Conservatives in Congress are pushing Donald Trump to block the International Monetary Fund from participating in a European-led bailout of Greece, as his administration signalled it would take a tougher line with global institutions. They say that the Europeans should solve the Greek crisis on their own not through the IMF.
According to Financial Times, conservative Republicans in Congress want Donald Trump to assert US power over such bodies like the International Monetary Fund and the World Bank by taking a hard line and opposing further IMF involvement in Greece.
Bill Huizenga, a Michigan conservative, called for the Trump administration to oppose any further IMF participation in a Greek bailout.
Huizenga, who has been a vocal critic of the IMF’s involvement in Greece for years, said the Fund was being used a political tool by its European members at the cost of its own credibility.
“The IMF isn’t a fund to rescue political parties in creditor nations, nor should it be a junior partner to outside organisations that lack the commitment to do their work,” he said. “For seven years now, the IMF has been used to shield eurozone officials from their voters, which has tarnished the fund’s reputation, prolonged Greece’s misery, and put off hard choices about Europe’s future that must be made regardless.”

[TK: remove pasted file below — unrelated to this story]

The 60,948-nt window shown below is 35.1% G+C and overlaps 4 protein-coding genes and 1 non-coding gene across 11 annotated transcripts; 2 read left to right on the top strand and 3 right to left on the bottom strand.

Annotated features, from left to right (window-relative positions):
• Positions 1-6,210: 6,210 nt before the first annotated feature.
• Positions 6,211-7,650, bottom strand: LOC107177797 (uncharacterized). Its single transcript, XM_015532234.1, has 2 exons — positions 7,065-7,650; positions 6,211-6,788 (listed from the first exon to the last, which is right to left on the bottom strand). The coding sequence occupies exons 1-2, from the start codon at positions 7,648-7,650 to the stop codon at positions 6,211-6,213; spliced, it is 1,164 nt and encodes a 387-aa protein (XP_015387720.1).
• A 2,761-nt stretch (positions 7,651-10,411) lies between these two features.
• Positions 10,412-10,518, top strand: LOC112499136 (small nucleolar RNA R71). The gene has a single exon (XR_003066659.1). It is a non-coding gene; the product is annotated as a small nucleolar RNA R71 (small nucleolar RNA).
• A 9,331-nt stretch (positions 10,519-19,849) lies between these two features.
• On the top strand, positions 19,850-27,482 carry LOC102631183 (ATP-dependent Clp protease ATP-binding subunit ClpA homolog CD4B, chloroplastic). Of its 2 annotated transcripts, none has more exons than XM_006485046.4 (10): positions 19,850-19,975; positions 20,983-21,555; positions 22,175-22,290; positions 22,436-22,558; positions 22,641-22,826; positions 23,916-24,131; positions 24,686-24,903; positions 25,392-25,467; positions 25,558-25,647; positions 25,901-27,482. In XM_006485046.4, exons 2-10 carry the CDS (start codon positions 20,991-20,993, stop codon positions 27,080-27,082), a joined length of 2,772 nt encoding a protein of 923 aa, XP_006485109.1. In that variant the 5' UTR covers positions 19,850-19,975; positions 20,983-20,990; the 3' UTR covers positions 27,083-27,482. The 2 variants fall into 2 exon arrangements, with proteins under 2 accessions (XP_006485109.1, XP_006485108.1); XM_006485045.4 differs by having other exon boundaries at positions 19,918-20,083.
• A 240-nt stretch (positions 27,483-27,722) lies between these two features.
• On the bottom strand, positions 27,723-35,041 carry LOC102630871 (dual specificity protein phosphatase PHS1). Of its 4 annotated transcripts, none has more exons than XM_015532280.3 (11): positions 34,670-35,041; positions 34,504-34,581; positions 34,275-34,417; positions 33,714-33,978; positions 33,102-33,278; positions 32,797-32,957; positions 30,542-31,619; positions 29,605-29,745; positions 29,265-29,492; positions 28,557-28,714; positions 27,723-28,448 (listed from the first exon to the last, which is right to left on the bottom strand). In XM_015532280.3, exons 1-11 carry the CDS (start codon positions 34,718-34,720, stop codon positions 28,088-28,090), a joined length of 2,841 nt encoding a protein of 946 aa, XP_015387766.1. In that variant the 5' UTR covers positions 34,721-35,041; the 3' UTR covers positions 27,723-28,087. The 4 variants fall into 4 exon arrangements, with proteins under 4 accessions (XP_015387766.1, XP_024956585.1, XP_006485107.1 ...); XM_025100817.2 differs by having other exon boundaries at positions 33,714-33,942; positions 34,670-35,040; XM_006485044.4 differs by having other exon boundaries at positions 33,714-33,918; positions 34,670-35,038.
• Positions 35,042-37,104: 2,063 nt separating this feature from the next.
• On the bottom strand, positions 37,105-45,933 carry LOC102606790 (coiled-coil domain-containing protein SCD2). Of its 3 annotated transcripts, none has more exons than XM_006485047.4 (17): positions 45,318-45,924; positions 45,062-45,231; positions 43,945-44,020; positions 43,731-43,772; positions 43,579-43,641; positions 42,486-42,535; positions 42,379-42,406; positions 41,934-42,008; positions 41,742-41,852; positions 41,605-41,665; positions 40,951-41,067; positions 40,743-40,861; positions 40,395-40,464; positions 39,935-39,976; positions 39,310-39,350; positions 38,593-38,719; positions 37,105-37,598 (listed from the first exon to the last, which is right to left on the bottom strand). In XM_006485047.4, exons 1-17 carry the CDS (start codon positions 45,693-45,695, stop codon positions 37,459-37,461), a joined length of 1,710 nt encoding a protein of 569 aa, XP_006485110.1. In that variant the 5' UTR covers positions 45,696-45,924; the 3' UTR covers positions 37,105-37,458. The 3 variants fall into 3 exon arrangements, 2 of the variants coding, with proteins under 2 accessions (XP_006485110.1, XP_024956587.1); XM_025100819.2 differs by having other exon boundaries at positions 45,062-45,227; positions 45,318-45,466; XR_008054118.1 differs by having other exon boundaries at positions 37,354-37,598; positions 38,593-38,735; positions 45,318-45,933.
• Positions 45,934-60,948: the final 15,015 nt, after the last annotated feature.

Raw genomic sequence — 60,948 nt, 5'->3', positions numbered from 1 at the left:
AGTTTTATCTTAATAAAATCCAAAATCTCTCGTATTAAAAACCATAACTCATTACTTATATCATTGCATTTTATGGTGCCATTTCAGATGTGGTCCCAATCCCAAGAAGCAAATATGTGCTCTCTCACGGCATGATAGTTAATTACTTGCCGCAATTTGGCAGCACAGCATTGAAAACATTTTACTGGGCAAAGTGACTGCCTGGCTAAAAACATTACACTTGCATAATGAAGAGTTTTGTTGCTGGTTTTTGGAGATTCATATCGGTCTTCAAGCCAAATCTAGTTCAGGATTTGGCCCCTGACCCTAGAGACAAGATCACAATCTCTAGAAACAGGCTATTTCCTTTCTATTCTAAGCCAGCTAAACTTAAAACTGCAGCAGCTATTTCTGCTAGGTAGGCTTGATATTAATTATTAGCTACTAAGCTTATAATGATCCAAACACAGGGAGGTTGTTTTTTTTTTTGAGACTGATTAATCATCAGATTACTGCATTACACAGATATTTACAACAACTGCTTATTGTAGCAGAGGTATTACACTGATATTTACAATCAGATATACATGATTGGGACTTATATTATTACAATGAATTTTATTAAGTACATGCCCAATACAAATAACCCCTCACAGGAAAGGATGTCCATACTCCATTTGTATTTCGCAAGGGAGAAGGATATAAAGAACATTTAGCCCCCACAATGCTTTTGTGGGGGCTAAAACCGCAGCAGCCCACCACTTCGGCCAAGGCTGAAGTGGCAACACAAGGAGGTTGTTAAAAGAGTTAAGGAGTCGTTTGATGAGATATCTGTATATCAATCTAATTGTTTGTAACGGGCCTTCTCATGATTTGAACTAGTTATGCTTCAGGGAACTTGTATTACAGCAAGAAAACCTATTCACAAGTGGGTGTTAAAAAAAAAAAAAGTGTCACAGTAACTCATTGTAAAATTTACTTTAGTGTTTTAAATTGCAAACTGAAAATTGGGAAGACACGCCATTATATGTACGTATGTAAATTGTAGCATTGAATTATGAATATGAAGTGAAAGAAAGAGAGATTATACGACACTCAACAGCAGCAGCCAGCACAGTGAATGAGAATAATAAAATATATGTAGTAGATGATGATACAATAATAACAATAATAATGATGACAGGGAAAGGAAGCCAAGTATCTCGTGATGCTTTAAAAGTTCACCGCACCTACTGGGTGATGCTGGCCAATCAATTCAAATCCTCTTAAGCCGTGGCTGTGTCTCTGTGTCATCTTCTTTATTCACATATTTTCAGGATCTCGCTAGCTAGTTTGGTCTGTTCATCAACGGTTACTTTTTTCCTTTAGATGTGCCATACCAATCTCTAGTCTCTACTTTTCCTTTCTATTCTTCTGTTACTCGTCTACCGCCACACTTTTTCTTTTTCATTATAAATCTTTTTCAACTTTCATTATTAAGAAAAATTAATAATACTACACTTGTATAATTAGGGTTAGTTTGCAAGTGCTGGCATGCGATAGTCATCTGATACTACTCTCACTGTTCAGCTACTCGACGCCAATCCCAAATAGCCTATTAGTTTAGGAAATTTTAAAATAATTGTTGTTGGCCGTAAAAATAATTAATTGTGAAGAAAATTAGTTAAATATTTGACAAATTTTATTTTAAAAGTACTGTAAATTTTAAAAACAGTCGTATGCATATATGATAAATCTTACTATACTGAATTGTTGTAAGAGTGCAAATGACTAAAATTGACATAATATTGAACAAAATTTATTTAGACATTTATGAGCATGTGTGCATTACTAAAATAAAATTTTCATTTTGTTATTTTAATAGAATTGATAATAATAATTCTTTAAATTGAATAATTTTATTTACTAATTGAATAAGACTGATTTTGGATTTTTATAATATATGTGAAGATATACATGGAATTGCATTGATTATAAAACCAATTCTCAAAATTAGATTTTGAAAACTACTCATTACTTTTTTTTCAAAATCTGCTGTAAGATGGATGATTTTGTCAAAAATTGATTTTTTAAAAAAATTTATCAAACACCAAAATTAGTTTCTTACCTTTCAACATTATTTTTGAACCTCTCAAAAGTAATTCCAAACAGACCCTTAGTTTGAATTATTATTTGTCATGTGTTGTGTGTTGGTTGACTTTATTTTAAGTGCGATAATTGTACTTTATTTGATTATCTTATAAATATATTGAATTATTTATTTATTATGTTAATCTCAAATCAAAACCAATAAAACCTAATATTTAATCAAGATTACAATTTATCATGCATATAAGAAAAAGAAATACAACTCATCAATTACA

Robert Kahn, a former IMF and US Treasury official now at the Council on Foreign Relations, said it was clear that the US was backing the IMF’s tough line on the Greece negotiations and ready to see the fund pull out if necessary. (full article Financial Times)
It is not clear how many Republic congressmen support the idea of the Fund pulling out of Greece and whether Huizenga’s views reflect also the view of the Trump administration. In his election campaign, President Donald Trump had more or less expressed similar views in the sense that Greece’s problem was a European problem.
The US is the biggest contributor to the IMF.
For months the Fund has been delaying its decision on whether to participate in the latest Greek program citing unrealistic primary surplus targets as wanted by the European lenders.